Rush to Geothermal a Result of Poor Leadership

Caution: Geothermal

Caution: Geothermal

Solar and wave technologies are the future for Hawai`i, not large scale inter-island geothermal development. Investing in massive geothermal development will limit our other options for the next 30 years. That is a huge mistake.

Solar technology is advancing so fast it’s hard to keep up with it, and the price is dropping every year and will continue to do so; geothermal cannot do that.

Solar can be located where it is needed; geothermal can not do that. Solar is safe and really clean; geothermal is neither.

Solar is producing base load generation right now and the technology is improving almost monthly.

Alongside increased efficiency, a drop in the price of solar modules is also making the industry more appealing. Bloomberg reports that solar module prices have dropped 80% in the past three years.

In fact, prices dropped 21% last year and could drop another 50% this year. Solar is the future, not geothermal.

Puhagan geothermal plant, Philippines

Geothermal developers want to tie the public to 30 years of geothermal,  but the price tag is going to keep going up because they have to keep drilling new wells and import everything to keep the plants working.

Below are some links that show what I am saying is true. It’s not one idea or front but so many different advances that to ignore it is unreasonable. We have so much solar exposure the advantages over geothermal are staggering.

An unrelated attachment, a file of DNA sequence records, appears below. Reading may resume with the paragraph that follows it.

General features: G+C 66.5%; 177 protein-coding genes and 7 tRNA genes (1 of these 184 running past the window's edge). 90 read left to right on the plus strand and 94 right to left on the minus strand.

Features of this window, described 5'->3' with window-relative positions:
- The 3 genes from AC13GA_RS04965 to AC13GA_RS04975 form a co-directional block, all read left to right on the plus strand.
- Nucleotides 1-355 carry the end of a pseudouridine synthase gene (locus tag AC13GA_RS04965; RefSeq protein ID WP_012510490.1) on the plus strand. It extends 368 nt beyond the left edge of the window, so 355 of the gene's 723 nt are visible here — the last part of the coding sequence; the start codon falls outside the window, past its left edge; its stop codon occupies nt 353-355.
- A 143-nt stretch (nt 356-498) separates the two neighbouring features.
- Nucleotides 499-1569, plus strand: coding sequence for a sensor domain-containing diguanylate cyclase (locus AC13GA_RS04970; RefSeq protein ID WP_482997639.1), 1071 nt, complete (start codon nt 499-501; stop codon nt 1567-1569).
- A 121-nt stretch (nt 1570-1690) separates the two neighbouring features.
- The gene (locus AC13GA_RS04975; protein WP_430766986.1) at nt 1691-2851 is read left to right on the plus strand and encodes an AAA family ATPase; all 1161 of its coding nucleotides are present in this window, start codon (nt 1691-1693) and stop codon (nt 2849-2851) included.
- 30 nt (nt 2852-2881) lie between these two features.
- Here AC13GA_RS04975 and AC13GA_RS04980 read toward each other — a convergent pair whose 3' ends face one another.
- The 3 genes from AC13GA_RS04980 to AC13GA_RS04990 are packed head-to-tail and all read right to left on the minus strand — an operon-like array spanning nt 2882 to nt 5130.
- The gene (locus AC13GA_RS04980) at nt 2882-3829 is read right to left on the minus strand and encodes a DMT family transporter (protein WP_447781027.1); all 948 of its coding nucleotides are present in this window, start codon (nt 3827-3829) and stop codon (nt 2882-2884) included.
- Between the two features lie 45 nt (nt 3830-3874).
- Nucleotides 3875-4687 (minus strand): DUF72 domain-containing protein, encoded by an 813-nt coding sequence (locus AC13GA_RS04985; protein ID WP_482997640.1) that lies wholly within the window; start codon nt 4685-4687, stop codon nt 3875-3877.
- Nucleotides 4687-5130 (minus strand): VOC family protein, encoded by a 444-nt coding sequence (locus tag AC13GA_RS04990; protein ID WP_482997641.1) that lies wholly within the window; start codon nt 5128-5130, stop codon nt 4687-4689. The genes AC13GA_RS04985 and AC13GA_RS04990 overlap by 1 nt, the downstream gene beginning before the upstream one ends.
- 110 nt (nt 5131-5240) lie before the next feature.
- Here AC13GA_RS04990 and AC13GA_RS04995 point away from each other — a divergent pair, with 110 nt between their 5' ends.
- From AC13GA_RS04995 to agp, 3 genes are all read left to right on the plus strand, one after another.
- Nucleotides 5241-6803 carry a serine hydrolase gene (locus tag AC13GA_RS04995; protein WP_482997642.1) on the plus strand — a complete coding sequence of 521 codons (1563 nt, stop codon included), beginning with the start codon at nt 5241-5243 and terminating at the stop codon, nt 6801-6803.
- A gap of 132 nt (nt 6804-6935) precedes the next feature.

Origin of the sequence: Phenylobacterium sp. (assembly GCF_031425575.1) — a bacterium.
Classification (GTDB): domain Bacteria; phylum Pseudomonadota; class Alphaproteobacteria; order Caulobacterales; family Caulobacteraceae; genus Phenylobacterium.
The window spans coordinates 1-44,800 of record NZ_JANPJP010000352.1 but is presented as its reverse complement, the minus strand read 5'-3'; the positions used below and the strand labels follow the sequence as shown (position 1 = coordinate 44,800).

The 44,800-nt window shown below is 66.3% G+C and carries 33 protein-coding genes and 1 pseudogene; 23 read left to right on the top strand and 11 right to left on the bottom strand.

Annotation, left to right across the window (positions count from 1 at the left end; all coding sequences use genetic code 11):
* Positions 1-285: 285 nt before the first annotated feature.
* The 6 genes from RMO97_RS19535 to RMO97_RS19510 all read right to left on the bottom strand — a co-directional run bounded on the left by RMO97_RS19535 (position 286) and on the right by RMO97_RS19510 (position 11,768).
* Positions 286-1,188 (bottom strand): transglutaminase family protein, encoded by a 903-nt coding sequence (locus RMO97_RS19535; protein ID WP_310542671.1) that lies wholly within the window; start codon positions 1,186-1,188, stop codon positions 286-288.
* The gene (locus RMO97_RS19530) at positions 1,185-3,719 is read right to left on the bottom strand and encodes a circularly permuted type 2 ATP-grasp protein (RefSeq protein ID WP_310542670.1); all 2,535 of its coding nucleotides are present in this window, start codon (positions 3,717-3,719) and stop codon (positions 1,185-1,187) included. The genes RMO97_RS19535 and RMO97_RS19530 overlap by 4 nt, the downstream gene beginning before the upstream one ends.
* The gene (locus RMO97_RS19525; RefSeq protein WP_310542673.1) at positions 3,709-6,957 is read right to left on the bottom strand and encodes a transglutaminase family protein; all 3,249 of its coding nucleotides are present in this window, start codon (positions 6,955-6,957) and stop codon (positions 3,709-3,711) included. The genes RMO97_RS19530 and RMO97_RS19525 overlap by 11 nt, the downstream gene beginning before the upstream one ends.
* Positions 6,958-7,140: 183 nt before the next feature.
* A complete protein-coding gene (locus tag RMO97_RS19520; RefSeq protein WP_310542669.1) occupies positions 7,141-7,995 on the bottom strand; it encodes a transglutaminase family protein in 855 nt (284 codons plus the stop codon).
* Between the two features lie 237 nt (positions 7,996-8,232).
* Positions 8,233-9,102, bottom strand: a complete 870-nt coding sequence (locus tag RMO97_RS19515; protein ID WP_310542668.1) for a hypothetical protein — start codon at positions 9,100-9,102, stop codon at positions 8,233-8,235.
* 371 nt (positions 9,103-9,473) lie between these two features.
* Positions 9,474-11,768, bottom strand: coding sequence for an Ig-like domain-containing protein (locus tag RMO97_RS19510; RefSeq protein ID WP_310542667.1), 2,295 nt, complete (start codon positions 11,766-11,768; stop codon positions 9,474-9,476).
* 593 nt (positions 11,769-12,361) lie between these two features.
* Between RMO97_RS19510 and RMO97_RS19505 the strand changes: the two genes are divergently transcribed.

The idea of royalties and quick cash have so skewed the process and stacked all of the commissions, boards, advisory panels, and working groups, that Hawaii’s energy future has been put in very real jeopardy by a disturbingly flawed process.

The Hawaii Geothermal Cable Project aims to lay underwater electrical transmission lines between the Big Island and the other islands.  Elimination of the cable project could save (in my estimation) over $10 billion, which could be used to invest in sustainable energy projects. The economic analysis we had done in 1990 found that, to be feasible, the cable would have to subsidized. They wasted $26 million tax dollars on the cable studies project back in the 1980s. Now they plan to risk many billions more on a cable that must run through the deepest and roughest channel ever attempted. The cable will be vulnerable to disruptions and failure; then what?

Without a doubt there will be staggering cost overruns. We simply cannot afford to put many billions into this without even looking at the other choices being used in other places.

All the other viable options have been discounted without a process to assess them. Some options are as simple as full utilization of solar water heaters but are not being implemented by our elected officials who are not providing real innovation or leadership. Ignoring the huge reduction in electricity we can get just from solar water heaters instead of racing to build more power plants shows the options we have are not being looked at. That is a simple off-the-shelf solution that can be done now, yet we are told we must build more power plants instead.

Steam rising from bore holes at Nesjavellir Geothermal Power Plant in Iceland

Steam rising from bore holes at Nesjavellir Geothermal Power Plant in Iceland